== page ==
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October 9, 2014

Make your own Essential Oil First Aid Kit.

essential oils

Did you know eucalyptus can help ward off the common cold?

Or that patchouli can calm an upset stomach?

How about using niaouli to prevent allergies?

Like herbs, essential oils embody the healing properties of plants that can be used to treat numerous health conditions. Fast-acting, readily accessible and effective, they make an excellent home first aid kit to care for yourself and your family.

As we enter cold and flu season, it is an opportune time to explore these user-friendly remedies.

Eucalyptus Globulus.

Eucalyptus is the first line of defense against the common cold.

This warming oil opens up the lungs and expels phlegm to help your body expel a virus. It is an excellent oil to use when you come into contact with sick people or when you are feeling a little rundown and vulnerable to illness.

How to use eucalyptus to protect yourself from getting sick?

Hold the open bottle beneath your nose and take several big inhales. Put a few drops on your fingers and rub it on the back of your neck and over your chest, making sure to get to the outer part of your chest. Apply once or twice an hour when you feel susceptible to getting sick or daily as a preventative measure.

Eucalyptus Globulus is the form most commonly sold as eucalyptus. Use it for what Chinese Medicine calls wind-cold: a common cold that comes on gradually—sniffles, clear runny nose or congestion, slight fever or chills and slight sore throat.

Eucalyptus has antiviral, antibacterial, anti-fungal, antipyretic (brings down a fever) and decongestant properties.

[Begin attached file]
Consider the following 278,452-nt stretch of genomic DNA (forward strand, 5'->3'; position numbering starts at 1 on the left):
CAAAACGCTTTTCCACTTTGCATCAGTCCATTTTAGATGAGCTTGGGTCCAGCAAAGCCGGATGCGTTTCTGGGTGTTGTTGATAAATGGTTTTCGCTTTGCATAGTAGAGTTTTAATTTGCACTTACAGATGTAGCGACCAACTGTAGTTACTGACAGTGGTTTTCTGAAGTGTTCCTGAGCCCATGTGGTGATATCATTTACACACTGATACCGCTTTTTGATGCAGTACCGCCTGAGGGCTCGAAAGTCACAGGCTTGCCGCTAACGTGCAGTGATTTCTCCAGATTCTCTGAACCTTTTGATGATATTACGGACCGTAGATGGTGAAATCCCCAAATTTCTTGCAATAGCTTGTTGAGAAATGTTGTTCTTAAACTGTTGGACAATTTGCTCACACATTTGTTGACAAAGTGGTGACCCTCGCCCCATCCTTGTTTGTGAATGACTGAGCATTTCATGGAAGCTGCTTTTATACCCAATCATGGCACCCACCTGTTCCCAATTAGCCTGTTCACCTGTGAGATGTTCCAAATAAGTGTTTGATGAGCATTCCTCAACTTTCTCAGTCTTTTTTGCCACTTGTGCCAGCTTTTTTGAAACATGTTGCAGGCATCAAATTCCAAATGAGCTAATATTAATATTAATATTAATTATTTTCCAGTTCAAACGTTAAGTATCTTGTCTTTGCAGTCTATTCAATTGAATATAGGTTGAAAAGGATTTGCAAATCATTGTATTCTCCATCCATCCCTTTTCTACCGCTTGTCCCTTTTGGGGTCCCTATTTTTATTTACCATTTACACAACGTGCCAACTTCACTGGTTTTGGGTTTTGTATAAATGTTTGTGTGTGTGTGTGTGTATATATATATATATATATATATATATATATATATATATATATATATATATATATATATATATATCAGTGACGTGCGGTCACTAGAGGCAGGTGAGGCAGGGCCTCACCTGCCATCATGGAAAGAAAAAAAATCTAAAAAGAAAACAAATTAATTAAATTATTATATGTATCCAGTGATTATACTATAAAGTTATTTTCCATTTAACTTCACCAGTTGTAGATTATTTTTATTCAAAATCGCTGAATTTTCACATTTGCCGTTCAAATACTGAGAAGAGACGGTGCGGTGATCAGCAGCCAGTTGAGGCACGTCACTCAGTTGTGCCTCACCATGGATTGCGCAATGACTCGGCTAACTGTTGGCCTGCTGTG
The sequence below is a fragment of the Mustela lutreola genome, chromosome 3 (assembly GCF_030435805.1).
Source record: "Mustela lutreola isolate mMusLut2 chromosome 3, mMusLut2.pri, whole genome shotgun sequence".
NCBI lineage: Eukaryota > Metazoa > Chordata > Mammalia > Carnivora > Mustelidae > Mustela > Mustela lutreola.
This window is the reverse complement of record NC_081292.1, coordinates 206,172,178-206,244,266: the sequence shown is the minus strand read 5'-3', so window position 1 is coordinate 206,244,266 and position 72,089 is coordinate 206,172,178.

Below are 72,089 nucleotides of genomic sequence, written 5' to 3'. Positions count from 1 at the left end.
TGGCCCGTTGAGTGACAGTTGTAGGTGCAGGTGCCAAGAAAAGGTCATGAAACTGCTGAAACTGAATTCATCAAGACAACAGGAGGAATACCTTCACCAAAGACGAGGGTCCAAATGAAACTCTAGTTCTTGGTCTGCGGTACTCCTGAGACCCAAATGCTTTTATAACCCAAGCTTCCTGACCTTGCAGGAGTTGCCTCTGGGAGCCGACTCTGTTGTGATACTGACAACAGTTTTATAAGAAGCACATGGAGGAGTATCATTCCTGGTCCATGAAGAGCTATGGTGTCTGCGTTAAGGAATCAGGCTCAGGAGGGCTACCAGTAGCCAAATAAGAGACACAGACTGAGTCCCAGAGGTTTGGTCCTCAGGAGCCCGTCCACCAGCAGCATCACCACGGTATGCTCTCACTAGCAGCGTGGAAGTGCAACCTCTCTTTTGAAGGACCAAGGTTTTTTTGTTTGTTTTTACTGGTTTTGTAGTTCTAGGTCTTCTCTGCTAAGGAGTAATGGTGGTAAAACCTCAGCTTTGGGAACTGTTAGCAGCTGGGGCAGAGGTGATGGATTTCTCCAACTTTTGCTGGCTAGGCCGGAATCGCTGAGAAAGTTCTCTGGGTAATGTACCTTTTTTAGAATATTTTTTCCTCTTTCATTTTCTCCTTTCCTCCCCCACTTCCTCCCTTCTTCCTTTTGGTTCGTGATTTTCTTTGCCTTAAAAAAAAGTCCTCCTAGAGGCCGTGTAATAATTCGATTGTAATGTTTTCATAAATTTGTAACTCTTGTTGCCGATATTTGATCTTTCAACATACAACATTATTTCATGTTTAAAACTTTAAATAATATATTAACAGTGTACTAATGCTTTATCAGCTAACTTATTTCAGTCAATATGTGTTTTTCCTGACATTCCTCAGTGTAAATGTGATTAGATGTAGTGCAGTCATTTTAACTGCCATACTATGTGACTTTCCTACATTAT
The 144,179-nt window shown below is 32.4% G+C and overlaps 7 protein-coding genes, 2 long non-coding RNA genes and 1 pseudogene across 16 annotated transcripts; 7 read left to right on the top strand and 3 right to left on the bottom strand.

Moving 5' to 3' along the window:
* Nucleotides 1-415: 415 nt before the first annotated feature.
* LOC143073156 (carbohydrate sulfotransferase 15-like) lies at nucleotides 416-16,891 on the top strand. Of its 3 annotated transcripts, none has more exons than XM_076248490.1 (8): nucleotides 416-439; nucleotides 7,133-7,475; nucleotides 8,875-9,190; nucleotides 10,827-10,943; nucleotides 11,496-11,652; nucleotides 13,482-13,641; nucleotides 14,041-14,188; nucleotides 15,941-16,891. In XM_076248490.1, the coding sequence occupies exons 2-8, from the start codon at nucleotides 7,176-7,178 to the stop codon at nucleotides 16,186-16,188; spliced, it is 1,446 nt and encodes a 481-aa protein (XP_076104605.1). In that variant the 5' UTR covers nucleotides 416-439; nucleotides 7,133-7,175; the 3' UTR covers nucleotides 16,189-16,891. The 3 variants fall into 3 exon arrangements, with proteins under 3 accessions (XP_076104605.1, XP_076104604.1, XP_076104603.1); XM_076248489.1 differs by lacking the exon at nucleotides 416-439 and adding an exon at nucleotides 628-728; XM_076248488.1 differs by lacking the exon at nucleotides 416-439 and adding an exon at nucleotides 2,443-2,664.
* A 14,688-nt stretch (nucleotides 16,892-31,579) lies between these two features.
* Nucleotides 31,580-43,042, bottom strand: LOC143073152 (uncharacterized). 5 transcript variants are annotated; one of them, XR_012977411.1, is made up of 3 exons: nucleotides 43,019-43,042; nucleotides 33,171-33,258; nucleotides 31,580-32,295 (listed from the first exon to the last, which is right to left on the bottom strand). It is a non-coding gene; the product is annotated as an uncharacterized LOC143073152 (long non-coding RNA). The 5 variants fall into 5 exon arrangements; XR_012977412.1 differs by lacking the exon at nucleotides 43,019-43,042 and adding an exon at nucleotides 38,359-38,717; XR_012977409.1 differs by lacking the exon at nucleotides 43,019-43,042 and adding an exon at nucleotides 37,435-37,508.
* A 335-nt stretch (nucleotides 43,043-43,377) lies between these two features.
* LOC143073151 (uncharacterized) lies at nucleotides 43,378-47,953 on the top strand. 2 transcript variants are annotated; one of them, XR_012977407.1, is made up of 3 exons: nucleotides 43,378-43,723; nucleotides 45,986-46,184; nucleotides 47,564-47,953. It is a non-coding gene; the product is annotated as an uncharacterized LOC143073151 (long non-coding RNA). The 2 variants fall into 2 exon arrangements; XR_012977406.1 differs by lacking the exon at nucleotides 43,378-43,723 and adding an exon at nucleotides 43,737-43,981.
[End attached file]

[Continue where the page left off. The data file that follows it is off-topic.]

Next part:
Bonus tip: as a preventative measure, add pine essential oil to eucalyptus to strengthen your immune system.

Tea Tree.

Tea tree oil is commonly used in foot soaks because of its strong antibacterial and anti-fungal properties. It is also a great addition to eucalyptus in fighting the common cold and preventing the flu. Tea tree oil can be combined with Eucalyptus Globulus as a preventative measure when lots of people around you are getting sick. Its cooling nature makes it more appropriate for what is termed wind-heat in Chinese Medicine—this refers to stronger or more epidemic viruses.

When to use tea tree—a cold or flu that comes on suddenly, severe fever or chills, severe sore throat and bright yellow or green nasal discharge.

Bonus tip: add peppermint essential oil to tea tree oil to help open your nasal passages (adults only).

Bonus tip: use a drop of german chamomile on the soles of children’s feet to help bring down a high fever.

Niaouli.

Closely related to tea tree oil, niaouli strengthens your immune system and reduces histamines to prevent seasonal allergies. Use it in the month preceding allergy season to ward off allergy attacks. You can also use it during allergy season—though you do not want to use it during an acute attack—as it can worsen an attack.

Bonus tip: niaouli also balances your hormones and strengthens your adrenals. For pregnant women and children, use tea tree oil instead.

Patchouli.

Many people have an aversion to patchouli because of associations with perfume versions of it. The essential oil, however, has a much softer, comforting aroma, which makes it calming and settling for an upset digestive system. Patchouli is the go-to oil for nausea, vomiting and diarrhea.

It is also called for when someone comes down with cold or flu symptoms accompanied by digestive upset.

Bonus tip: use patchouli for first trimester morning sickness.

Vetiver.

Vetiver has a grounding scent that is great for relieving tension and stress. It is wonderful for easing tension headaches and neck and shoulder tightness.

Bonus tip: combine vetiver with lavender or neroli to amplify its calming effect. These oils are also helpful for insomnia.

Ginger.

Do you have joint or muscle pain that is worse in cold or rainy weather? Apply a 4% dilution of ginger essential oil to those aches and pains. (Or put a quarter-size dollop of a carrier oil—such as almond or jojoba—in your palm and add a couple drops of ginger). Ginger is also a very comforting oil for the digestive system and can alleviate nausea, gas and abdominal pain—especially pain that is worse after eating cold food.

Bonus tip: Make a blend of ginger, cinnamon, juniper and rosemary (dilute to 6% in a carrier oil) and massage into those muscles and joints that hurt during cold, damp weather.


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Editor: Ashleigh Hitchcock

Photo: wikimedia

 

 

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Lisa Abernathy